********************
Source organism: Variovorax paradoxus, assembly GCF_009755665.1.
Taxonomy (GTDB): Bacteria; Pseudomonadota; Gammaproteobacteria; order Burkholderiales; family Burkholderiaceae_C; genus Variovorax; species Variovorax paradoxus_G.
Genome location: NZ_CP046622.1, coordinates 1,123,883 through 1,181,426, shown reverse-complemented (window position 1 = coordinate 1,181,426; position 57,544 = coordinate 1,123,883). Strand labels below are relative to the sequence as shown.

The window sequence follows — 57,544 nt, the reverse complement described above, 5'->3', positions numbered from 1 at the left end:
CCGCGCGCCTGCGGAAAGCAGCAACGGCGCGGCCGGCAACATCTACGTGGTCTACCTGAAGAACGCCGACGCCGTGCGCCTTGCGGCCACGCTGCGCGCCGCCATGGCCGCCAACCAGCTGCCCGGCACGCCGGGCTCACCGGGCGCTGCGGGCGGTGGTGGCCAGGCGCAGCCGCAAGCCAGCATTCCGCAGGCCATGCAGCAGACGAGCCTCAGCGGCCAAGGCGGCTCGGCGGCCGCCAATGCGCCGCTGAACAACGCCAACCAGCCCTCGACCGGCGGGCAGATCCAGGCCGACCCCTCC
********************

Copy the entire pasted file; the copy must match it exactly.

Source organism: Variovorax paradoxus, assembly GCF_009755665.1.
Taxonomy (GTDB): Bacteria; Pseudomonadota; Gammaproteobacteria; order Burkholderiales; family Burkholderiaceae_C; genus Variovorax; species Variovorax paradoxus_G.
Genome location: NZ_CP046622.1, coordinates 1,123,883 through 1,181,426, shown reverse-complemented (window position 1 = coordinate 1,181,426; position 57,544 = coordinate 1,123,883). Strand labels below are relative to the sequence as shown.

The window sequence follows — 57,544 nt, the reverse complement described above, 5'->3', positions numbered from 1 at the left end:
CCGCGCGCCTGCGGAAAGCAGCAACGGCGCGGCCGGCAACATCTACGTGGTCTACCTGAAGAACGCCGACGCCGTGCGCCTTGCGGCCACGCTGCGCGCCGCCATGGCCGCCAACCAGCTGCCCGGCACGCCGGGCTCACCGGGCGCTGCGGGCGGTGGTGGCCAGGCGCAGCCGCAAGCCAGCATTCCGCAGGCCATGCAGCAGACGAGCCTCAGCGGCCAAGGCGGCTCGGCGGCCGCCAATGCGCCGCTGAACAACGCCAACCAGCCCTCGACCGGCGGGCAGATCCAGGCCGACCCCTCC